What pain-killing injections don't do, though, is help an injury to heal. Anti-inflammatory injections delivered into a joint for the purpose of assisting the healing process are often confused with straight-forward local anaesthetics. Injections of the type used recently by Sergio Ramos are purely pain killers and have no effect whatsoever on the healing tissues. Additionally, they need to be delivered to areas where further damage is unlikely to take place as a result. This usually means injecting into the joint space surrounding the injured area, such as the ACJ which is a common injury to be addressed via painkilling injections, or into the wrist. General bony bruising to the shin or toes are also common areas for painkilling injections, but it's important to avoid injecting directly into the injured ligaments or tendons. With bony bruising, ribs are perhaps the most painful in this category and the surrounding areas are often injected to allow someone to play; but the strength of the dosage is difficult to gauge and there's the risk of breathing problems to consider. It's not appropriate to inject a thigh or a calf muscle strain for example, since this would mean directly masking the potential for worsening the injury. The key factor needs to be that the risk of sustaining further damage through completely blocking any underlying pain from the injury must be avoided.
An obvious drawback with the injections, and not only to the ribs, is actually in getting the dosage right; pain killing injections frequently need to be topped up at half time and often the effects wear off quickly, leaving the player in more pain than before the injections were given in the first place. Not all injuries are suitable to be considered for injection and the rule is to assess each case on it's own merits before going ahead. From a legal standpoint, the use of certain substances has to be approved by the game's governing bodies via the World Anti-Doping Agency (WADA) and a document known as a Therapeutic Use Exemption (TUE) certificate has to be obtained prior to injecting; detailing what substance is going to be used and to where. This ensures that all substances used are legal and appropriate; and although the substance used might be on WADA's prohibited list, it's use may be permitted for medical reasons. However, most local anaesthetics of the type used to inject before games are not on WADA's prohibited list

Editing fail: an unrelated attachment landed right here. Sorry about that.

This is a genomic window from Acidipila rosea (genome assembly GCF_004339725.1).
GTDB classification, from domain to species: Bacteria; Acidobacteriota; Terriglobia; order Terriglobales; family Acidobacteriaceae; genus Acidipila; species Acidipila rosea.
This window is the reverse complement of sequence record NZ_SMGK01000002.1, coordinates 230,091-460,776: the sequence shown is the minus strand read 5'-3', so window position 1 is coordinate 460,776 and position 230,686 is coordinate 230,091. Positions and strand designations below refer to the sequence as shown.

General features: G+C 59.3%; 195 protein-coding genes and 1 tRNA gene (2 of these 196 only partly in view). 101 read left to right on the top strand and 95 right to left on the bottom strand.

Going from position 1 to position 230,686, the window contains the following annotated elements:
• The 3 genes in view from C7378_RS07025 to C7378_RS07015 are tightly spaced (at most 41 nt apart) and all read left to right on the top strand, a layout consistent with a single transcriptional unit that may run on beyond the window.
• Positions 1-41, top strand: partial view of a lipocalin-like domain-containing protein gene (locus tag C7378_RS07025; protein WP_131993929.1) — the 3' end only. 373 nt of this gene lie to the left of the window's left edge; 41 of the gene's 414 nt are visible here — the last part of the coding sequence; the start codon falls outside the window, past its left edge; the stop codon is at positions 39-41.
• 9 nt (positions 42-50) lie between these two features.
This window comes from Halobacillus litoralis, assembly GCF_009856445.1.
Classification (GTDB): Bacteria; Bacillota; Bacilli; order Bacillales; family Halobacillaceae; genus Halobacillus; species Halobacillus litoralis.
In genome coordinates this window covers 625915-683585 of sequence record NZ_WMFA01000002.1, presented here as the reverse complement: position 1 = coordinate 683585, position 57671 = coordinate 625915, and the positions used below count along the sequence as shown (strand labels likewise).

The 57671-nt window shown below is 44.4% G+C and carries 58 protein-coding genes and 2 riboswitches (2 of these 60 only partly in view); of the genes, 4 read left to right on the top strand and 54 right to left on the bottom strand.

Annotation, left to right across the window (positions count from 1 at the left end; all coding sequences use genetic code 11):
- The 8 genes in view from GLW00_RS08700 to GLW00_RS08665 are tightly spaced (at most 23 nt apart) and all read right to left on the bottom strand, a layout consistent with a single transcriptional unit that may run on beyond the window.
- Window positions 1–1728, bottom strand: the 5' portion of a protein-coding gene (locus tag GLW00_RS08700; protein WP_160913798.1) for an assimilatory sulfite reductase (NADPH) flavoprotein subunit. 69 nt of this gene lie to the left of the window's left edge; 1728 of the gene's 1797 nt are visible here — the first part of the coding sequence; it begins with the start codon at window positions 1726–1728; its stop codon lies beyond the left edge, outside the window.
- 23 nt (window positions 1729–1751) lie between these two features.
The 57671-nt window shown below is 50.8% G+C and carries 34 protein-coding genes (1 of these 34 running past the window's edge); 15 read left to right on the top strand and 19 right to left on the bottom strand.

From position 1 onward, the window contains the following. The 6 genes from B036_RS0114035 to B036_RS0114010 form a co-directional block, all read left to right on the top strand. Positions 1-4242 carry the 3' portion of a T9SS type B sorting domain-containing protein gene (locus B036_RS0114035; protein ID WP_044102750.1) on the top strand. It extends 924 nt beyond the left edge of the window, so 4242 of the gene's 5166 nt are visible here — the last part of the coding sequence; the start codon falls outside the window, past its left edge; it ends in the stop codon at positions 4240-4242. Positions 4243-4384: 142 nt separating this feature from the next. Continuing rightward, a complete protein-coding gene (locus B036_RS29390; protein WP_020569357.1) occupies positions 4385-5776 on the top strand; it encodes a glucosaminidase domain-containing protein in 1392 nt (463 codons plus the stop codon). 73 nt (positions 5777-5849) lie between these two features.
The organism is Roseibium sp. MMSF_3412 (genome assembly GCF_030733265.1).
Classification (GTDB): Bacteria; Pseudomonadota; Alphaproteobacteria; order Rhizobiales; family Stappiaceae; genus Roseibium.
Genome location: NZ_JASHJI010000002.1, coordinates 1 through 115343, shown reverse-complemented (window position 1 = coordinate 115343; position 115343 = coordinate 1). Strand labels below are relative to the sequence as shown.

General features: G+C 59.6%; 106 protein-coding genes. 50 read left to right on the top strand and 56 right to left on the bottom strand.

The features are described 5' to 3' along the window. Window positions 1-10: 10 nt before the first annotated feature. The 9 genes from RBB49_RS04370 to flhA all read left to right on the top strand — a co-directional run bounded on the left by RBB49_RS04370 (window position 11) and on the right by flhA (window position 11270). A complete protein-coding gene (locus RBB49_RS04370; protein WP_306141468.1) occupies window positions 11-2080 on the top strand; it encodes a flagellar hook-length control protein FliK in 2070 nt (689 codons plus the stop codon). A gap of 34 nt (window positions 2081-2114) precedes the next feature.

Regular use of pain-killing injections is discouraged due to the risks involved with repeated use. For Sergio Ramos to have injections before games will have been a collective decision taken between himself and the medical people at Real Madrid, and the risks and benefits will have been clearly explained. It's not a good idea to have these on a medium to long term basis though, based on the lack of available evidence about the after effects. Although painkilling injections are a lot safer nowadays than they used to be, further study is needed as to the safety and effectiveness of their use. The main principle of tissue healing is to allow adequate, undisturbed, union of the damaged structures to take place and if this process is constantly being disturbed then you don't save anything in the short term and generally end up with the injury becoming chronic due to the disruption caused by repeatedly aggravating the injury.
Sergio Ramos isn't the first player to have had painkilling injections given before games and he certainly won't be the last. Provided the injections given only dull the pain and not mask it completely then he's going to be aware of how his injury is feeling during the match. It's still going to be a distraction though and there's always the risk that he could fall and aggravate the ACJ once again. It's a big call, not only for himself as a player, but also for the medical people advising him. He'll ultimately need to use his own judgement based on how the injury feels once the injection has worn off as to whether he intends to continue repeating this for much longer.